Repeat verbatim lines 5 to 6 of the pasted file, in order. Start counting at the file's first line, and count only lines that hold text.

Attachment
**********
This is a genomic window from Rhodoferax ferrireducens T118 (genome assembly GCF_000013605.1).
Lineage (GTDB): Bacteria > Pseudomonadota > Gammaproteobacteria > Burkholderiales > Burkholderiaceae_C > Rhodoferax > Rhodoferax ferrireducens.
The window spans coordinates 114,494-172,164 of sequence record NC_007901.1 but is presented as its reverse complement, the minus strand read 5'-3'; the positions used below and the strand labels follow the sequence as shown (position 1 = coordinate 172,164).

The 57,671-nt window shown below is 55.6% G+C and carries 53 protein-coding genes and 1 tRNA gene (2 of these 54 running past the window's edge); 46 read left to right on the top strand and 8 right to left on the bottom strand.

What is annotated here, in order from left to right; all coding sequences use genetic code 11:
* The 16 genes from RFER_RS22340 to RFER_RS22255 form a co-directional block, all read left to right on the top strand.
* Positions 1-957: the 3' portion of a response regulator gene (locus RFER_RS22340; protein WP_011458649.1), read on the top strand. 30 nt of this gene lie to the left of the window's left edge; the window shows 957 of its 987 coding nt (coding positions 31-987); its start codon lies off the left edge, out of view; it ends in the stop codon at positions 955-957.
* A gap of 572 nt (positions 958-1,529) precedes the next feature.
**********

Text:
What is annotated here, in order from left to right; all coding sequences use genetic code 11:
* The 16 genes from RFER_RS22340 to RFER_RS22255 form a co-directional block, all read left to right on the top strand.